KSA has issued more than 282,000 visas to Umrah pilgrims so far

The total number of Umrah pilgrims this year is expected to surpass last year's 19 million. (SPA photo)
Updated 07 October 2018

KSA has issued more than 282,000 visas to Umrah pilgrims so far

  • Vision 2030 reform plan aims to attract more than 30 million Umrah pilgrims
  • Last year, the a total of 19,079,306 Muslims arrived in the Kingdom to perform Umrah.

JEDDAH: The number of Umrah visas issued this year has reached 282,124, of which 96,038 pilgrims have arrived in the Kingdom, according to data provided by the Hajj and Umrah Ministry. 

There are 87,232 pilgrims still in the Kingdom, with 65,967 in Makkah and 21,265 in Madinah.

Most pilgrims — 89,990 — came to the Kingdom by air, while 6,048 entered by land. None arrived by sea.

The largest number of pilgrims are from Pakistan (46,202), India (25,580), Indonesia (5,853), Sri Lanka (2,663) and Jordan (2,585).

The Vision 2030 reform plan aims to attract more than 30 million Umrah pilgrims, and provide them with excellent services and an outstanding experience. Last year, the a total of 19,079,306 Muslims arrived from abroad to perform Umrah.

Earlier, Jeddah airport’s director general said that more than 10 million Umrah pilgrims are expected to come through the airport. The airport is Saudi Arabia’s largest and the first facility to serve pilgrims traveling by air, accounting for 40 percent of passenger movement in the Kingdom.

The airport management has implemented a number of development projects in the north and south terminals to boost operational efficiency and provide better service to passengers. 


Worshippers flock to reopened Prophet’s Mosque for Friday prayers

Updated 06 June 2020

Worshippers flock to reopened Prophet’s Mosque for Friday prayers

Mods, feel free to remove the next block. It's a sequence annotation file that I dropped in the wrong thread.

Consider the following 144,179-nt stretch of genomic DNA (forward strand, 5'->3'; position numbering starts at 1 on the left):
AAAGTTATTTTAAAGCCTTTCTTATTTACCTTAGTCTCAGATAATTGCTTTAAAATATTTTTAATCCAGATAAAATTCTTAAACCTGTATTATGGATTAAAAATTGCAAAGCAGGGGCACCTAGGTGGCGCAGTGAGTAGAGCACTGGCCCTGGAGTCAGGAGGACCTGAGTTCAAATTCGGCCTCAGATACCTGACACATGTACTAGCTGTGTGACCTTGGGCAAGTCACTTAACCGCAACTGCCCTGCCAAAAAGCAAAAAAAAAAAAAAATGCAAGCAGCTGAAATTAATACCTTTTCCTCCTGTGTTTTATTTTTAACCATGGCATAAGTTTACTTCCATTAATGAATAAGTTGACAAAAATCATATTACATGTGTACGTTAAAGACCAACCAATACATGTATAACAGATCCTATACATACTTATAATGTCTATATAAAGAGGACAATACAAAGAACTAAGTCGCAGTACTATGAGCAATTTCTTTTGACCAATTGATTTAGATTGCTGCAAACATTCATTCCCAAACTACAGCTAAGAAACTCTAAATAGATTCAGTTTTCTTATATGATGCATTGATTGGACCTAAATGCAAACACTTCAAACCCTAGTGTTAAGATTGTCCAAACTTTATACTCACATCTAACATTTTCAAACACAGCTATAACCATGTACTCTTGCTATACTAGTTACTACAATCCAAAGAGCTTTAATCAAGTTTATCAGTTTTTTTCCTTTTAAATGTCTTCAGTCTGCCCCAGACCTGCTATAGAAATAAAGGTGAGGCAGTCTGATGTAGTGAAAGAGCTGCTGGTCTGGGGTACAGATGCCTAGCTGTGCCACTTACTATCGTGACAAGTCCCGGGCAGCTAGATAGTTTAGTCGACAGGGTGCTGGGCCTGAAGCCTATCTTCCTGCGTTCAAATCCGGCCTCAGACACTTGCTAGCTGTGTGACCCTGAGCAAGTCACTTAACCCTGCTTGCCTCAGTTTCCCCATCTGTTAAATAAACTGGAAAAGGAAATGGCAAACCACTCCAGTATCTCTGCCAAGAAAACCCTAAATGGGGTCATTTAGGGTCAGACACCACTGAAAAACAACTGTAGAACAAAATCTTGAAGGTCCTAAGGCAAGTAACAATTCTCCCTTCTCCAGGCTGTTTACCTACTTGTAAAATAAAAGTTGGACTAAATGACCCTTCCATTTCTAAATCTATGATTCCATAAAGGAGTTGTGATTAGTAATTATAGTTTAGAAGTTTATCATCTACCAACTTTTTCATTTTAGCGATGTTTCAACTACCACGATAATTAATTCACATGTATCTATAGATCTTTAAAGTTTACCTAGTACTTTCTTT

MADINAH: Hundreds of thousands of worshippers attended the first Friday prayers to be held at the Prophet’s Mosque in Madinah since the gatherings were suspended to stop the spread of the coronavirus disease (COVID-19) outbreak.

The green light for the resumption of the prayer meetings came as part of a plan to gradually reopen the Kingdom’s mosques while ensuring worshippers and visitors adhered to preventive measures.

A ban on access to the Rawdah remained in place and only groups of worshippers numbering up to a maximum of 40 percent of the mosque’s capacity were being allowed entry.

Precautionary measures also included the allocation of specific doors for the entry of worshippers, the installation of thermal cameras, removal of all carpets so that prayers could be performed on the marble, sanitization of the mosque’s floors and courtyards, periodic opening of domes and canopies to ventilate the mosque, and the removal of Zamzam water containers.

The Prophet’s Mosque in Madinah will be closed after evening prayers and reopened one hour before dawn prayers. Parking lots will operate at 50 percent capacity and a media awareness campaign has been launched to highlight safety procedures at the holy site.

Medical teams have also been stationed at the main entrances to the mosque in cooperation with the Ministry of Health.

Elsewhere in the Kingdom, worshippers also flocked to perform Friday prayers at mosques amid strict health measures.

On May 31, Saudi authorities reopened all mosques for prayers, except in Makkah, as part of the Kingdom’s plan for a gradual return to normal life.

Last week the minister of Islamic affairs, dawah and guidance said that the country’s mosques were ready to welcome back worshippers, following his field trips to check that necessary preparations had been made.

All worshippers must still maintain a distance of 2 meters between rows, wear masks to enter a mosque, and Friday sermons and prayers have been limited to a maximum of 15 minutes.